Impossible Foods has arrived in Australia and New Zealand, marking the company’s third and fourth international market launches in 14 months.
California-based Impossible Foods has been developing plant-based substitutes for meat products since 2011. And in 2016, launched its signature product, Impossible Beef Made From Plants—also known as the Impossible Burger.
Now, the product is available on the menus of top chefs in Auckland, New Zealand, and the Greater Sydney area. It is also available nationwide across Australia at Grill’d, the country’s leading national burger brand.
The launch comes as Australia and New Zealand are two of the highest meat-consuming countries in the world per capita. Both countries are known for their meat-centric culinary scenes and cultural pastimes centered around meat-based dishes.
For clarity, in 2018, New Zealand’s acting prime minister Winston Peters heavily criticized Impossible, saying he is “utterly opposed to fake beef”.
Now on sale in Australia and New Zealand
Australia and New Zealand’s regulatory food body has now approved Impossible Foods’ key ingredient, soy leghemoglobin, for use in plant-based meat products.
Food Standards Australia New Zealand noted that the decision “supports greater consumer choice for meat analog products with a source of iron which may benefit consumers wanting to reduce or eliminate animal products from their diet.”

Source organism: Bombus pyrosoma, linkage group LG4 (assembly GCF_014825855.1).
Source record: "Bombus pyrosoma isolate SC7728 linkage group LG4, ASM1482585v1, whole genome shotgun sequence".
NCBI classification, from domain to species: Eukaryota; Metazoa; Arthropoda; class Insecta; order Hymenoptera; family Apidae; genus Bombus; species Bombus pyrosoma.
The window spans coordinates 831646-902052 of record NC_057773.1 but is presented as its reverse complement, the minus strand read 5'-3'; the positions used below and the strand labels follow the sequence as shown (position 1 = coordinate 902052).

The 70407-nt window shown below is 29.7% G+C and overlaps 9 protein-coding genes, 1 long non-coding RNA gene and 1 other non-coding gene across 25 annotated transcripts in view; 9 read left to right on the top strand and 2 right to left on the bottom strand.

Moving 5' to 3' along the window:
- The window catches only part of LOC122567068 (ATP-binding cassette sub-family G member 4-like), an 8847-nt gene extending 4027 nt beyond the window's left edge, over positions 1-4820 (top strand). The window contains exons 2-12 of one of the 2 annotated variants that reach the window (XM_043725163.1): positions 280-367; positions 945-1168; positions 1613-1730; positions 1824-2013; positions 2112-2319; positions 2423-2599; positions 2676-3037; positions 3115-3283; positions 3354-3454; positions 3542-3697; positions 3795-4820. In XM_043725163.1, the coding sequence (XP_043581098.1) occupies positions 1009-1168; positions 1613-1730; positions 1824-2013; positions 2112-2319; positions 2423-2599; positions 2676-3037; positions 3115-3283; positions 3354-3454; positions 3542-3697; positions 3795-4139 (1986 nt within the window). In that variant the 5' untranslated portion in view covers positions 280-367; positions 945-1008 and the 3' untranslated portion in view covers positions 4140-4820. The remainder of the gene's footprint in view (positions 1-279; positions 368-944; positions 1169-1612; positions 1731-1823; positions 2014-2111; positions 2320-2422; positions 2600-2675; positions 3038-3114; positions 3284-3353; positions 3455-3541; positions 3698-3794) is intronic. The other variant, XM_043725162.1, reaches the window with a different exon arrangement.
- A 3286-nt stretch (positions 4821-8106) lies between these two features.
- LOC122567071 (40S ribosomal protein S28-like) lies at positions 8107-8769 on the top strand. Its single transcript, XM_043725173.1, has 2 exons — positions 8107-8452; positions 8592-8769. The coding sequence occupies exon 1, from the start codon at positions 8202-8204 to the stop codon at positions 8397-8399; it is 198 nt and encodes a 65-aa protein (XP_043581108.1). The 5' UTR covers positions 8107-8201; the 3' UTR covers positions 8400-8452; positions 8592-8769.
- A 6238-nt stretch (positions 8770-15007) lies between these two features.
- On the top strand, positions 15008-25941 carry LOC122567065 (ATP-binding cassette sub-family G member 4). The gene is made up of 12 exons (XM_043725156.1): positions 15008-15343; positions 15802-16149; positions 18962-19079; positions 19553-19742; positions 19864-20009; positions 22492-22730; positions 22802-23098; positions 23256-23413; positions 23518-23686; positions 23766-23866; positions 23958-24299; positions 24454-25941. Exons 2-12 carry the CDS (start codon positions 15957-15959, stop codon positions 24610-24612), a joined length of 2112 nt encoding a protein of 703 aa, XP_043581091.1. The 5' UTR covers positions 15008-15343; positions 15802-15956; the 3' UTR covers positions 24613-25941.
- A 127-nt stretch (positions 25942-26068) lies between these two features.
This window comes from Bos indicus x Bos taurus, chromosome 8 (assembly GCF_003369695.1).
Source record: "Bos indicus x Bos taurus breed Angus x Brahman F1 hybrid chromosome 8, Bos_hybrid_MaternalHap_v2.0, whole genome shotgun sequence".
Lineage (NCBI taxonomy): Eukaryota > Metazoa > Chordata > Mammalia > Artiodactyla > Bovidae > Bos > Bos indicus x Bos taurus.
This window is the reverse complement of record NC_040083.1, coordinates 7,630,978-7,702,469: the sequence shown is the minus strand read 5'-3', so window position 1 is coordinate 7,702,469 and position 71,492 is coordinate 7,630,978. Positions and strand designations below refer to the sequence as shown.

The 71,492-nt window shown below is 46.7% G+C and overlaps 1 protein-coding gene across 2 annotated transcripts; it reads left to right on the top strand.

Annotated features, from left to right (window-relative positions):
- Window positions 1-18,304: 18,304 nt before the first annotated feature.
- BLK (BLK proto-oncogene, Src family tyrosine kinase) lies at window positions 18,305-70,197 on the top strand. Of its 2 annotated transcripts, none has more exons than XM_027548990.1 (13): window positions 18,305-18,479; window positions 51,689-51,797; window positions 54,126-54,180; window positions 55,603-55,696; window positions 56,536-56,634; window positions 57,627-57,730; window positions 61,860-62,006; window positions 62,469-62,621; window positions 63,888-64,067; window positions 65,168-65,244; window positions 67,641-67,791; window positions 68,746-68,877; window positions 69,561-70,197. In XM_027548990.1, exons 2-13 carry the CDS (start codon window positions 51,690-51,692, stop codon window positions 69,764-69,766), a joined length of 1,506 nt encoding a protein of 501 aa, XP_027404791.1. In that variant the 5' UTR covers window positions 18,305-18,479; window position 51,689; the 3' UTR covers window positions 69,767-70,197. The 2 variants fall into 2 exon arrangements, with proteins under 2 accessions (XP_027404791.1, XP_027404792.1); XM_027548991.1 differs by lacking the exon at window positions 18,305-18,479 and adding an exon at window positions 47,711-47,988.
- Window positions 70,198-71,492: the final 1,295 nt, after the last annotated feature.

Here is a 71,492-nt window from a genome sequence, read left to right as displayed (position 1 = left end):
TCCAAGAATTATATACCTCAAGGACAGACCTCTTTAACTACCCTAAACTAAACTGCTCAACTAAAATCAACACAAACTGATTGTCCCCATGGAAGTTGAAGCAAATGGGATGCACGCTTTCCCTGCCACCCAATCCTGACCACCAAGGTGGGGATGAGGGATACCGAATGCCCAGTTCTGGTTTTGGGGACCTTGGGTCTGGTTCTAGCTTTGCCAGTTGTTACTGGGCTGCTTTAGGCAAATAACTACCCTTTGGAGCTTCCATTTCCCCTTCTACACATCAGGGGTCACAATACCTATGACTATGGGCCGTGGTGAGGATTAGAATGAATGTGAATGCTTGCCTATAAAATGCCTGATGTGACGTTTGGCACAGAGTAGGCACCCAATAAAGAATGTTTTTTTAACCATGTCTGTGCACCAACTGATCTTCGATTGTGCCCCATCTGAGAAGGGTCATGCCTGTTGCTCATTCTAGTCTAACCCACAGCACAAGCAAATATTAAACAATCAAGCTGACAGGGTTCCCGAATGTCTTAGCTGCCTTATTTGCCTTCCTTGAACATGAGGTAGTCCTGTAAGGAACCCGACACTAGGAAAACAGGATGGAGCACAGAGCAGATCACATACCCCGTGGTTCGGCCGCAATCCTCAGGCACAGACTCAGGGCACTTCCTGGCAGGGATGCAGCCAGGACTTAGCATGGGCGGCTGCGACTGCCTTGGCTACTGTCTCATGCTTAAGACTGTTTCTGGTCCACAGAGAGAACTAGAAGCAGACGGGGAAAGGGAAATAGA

Dennis Woodside, president of Impossible Foods, said: “Our launches in Australia and New Zealand are another huge step towards bringing delicious, sustainable options to every market in the world.
“Both countries are home to some of the most devoted meat-eaters on earth, and we know consumers there are going to love Impossible Beef.”
Australians can now try Impossible Beef at iconic burger brand Grill’d and chef Julian Cincotta’s famous restaurant Butter.
In New Zealand, Impossible Beef will debut at Burger Burger and Middle Eastern restaurant Fatima’s. It will also launch at Ashby, Cantine, and Waiheke Island’s iconic restaurant Vino Vino.
Impossible Foods’ mission is to be sold in every major market globally where conventional meat from animals is sold.
Helping achieve net-zero
The company’s approach to transforming the global food system has the potential to be part of Australia’s ambitious goal to achieve net-zero emissions by 2050.
And that’s because Impossible Beef has a far lower environmental footprint than conventional meat.
For example, the product uses 96 percent less land and 87 percent less water. It also uses 89 percent fewer greenhouse gas emissions than beef from cows produced in the US.
And, Impossible Beef contains no animal hormones or antibiotics while being packed with nutrients.
Each 113-gram serving of Impossible Beef delivers 18.8 grams of protein and is a good source of iron, fiber, and B vitamins.